China: migrant workers like slaves to Olympic projects

By Geoffrey York

In the midst of a massive $40-billion pre-Olympic construction boom, Beijing employers are routinely violating China’s labour law by cheating the migrant workers who provide the muscle for the boom, a new report says.

Beijing, with an estimated 10,000 building sites, is in the midst of the biggest makeover in its history. Huge construction projects are visible all over the city, including new subways, trains, airports, highways and dozens of showcase buildings for the Olympics and beyond.

But the estimated one million migrants, who form 90 per cent of Beijing’s vast army of construction workers, suffer a range of abusive conditions and discriminatory treatment from their employers and the government, says the report released today by Human Rights Watch.

The migrants, mostly from rural regions or small towns, are paid poorly and often cheated of their meagre wages by employers who exploit their vulnerability, the report says.

It says their wages are sometimes delayed by as much as a year, or never paid at all. They are denied access to medical care and other social benefits, and they do not receive accident insurance.

“Workers routinely endure dangerous work environments and lack any safety net, including medical and accident insurance,” the report says. “A dysfunctional government system of redress for workers’ grievances puts those who protest such injustices under threat of sometimes deadly physical violence.”

Even the Chinese government’s own surveys have confirmed the problem. A survey last year found that only 31 per cent of migrant workers were getting their salaries paid monthly, as Chinese law requires. More than half were working without labour contracts and 76 per cent were denied any overtime pay when they worked on public holidays. The survey found that the average migrant construction worker was forced to work for 10 hours a day, 27 days a month, in blatant violation of Chinese law.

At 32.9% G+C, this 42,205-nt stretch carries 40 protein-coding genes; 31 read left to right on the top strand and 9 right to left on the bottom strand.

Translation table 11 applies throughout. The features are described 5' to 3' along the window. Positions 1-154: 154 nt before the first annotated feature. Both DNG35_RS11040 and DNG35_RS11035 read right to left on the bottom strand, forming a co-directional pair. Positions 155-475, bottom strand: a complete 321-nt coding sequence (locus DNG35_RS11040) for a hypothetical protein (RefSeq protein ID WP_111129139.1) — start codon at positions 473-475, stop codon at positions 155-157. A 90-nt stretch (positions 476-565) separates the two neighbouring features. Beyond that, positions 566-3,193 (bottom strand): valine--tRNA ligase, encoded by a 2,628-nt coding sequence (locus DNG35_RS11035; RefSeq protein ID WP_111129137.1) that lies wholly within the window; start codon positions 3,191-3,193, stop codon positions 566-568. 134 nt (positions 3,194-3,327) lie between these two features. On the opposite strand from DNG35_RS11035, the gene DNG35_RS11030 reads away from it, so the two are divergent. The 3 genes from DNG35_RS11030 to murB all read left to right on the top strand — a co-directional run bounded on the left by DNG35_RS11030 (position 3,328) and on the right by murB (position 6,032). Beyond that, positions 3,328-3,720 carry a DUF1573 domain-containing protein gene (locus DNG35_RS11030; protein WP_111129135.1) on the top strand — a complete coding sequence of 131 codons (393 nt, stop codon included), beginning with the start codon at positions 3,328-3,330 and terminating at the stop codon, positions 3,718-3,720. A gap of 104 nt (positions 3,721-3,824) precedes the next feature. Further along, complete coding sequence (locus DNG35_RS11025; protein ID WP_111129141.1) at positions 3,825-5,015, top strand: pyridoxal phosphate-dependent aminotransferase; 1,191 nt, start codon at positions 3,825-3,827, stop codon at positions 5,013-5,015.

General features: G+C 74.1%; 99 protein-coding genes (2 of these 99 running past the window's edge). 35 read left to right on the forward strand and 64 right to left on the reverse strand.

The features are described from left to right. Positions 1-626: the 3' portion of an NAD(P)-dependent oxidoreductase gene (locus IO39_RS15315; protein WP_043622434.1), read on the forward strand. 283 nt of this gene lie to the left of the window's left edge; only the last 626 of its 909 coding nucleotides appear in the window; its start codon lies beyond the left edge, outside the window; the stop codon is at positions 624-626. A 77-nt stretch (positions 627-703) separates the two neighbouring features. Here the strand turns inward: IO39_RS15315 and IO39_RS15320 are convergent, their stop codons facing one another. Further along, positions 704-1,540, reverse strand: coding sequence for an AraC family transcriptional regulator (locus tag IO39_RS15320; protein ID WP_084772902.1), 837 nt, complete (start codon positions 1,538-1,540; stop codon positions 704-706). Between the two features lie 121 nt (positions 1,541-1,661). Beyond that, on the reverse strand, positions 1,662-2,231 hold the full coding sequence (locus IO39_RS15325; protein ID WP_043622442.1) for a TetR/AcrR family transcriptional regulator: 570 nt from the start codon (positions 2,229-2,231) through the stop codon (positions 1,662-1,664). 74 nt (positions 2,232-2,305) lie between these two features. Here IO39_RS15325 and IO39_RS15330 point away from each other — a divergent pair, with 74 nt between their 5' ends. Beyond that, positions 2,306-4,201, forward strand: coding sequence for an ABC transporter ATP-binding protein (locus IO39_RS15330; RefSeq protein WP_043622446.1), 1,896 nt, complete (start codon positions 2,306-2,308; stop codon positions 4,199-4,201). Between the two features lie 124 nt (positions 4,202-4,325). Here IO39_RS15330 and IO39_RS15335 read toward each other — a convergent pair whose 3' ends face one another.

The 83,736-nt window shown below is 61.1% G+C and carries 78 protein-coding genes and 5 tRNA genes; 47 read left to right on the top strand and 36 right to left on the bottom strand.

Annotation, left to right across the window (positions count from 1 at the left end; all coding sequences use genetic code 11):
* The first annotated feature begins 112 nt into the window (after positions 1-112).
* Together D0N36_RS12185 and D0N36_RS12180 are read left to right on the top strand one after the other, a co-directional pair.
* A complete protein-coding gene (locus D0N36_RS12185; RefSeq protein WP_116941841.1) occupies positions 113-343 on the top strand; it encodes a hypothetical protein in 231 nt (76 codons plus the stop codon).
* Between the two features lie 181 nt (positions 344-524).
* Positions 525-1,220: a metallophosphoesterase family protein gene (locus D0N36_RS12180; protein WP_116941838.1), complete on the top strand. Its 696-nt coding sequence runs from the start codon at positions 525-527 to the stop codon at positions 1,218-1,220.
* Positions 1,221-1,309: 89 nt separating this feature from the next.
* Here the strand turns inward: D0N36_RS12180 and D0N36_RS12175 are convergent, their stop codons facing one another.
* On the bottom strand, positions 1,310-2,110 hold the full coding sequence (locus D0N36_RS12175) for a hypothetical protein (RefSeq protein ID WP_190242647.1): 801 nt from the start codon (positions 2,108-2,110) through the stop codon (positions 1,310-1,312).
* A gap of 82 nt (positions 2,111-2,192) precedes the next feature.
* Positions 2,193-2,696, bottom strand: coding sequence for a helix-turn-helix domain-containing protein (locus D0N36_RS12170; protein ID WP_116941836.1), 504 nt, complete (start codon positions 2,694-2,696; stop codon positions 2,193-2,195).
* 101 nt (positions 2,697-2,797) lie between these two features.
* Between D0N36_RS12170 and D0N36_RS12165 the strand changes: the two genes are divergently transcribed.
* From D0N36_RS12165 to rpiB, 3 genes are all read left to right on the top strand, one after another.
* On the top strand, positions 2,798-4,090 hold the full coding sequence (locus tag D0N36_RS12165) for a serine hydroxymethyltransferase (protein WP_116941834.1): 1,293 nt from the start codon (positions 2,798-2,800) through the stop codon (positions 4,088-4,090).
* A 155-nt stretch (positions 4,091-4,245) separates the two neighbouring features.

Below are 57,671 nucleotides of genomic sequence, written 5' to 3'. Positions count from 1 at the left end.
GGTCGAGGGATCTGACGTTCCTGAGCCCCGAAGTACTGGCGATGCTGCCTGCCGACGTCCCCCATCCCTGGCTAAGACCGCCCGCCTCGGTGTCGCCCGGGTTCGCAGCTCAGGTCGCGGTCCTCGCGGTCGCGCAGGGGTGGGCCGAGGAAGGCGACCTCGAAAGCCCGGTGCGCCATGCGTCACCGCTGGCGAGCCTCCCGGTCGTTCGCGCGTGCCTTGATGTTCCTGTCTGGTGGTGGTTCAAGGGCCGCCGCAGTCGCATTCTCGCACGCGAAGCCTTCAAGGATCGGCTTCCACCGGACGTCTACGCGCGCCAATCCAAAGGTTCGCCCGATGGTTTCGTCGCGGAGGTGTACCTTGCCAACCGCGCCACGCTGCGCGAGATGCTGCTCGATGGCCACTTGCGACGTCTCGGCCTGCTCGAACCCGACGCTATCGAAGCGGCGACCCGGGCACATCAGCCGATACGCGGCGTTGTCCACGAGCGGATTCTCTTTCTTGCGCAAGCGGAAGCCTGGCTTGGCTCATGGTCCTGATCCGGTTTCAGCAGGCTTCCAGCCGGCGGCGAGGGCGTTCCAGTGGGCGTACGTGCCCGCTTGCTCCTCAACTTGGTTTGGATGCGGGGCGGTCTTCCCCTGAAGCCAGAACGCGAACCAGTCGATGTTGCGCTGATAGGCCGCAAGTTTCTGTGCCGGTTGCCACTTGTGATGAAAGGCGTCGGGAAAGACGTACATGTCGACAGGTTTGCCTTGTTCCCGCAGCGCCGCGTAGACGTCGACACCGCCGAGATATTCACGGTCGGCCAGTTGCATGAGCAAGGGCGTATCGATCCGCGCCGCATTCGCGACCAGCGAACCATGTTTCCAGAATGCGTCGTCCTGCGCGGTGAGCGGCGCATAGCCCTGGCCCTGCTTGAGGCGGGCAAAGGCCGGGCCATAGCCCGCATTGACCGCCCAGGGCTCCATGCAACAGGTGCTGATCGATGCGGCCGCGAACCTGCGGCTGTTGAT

The new study by Human Rights Watch found that the migrants often worked for 17 hours a day, or longer, without any overtime pay. Many said they felt like “slaves” or “cattle” because of the working conditions.

“One worker said that he and his co-workers had recently completed a work shift of three successive days, around-the-clock with minimal rest breaks,” the report said, adding that the workers were sometimes roused in the middle of the night to keep working.

Food and housing for the migrants is poor. Their dormitories are often overcrowded, unheated and freezing in the winter. In one dormitory, 20 workers were sharing 10 beds, the report found.

Despite the government’s awareness of the problems, most of them have persisted for years without any official action, partly because of close links between government officials and the state-owned construction companies that dominate the industry, the report said.

Another key issue is China’s system of “residence permits,” which prohibit workers from moving to a city without permission. Of the 150 million migrant workers in China, only 40 per cent are able to get a residence permit.

The Beijing Olympics, which begin on Aug. 8, are putting a spotlight on China’s human-rights abuses. A report yesterday by the U.S. State Department criticized China for its record of police torture, forced relocations, censorship and the imprisonment of journalists and Internet writers.

Public protests are usually crushed quickly in China. Yesterday, the Chinese government acknowledged that Buddhist monks held an anti-government march in Lhasa, the capital of Tibet. As many as 300 monks were involved in the march, and as many as 71 of the protesters were detained and briefly jailed, according to human-rights groups. (Globe and Mail)

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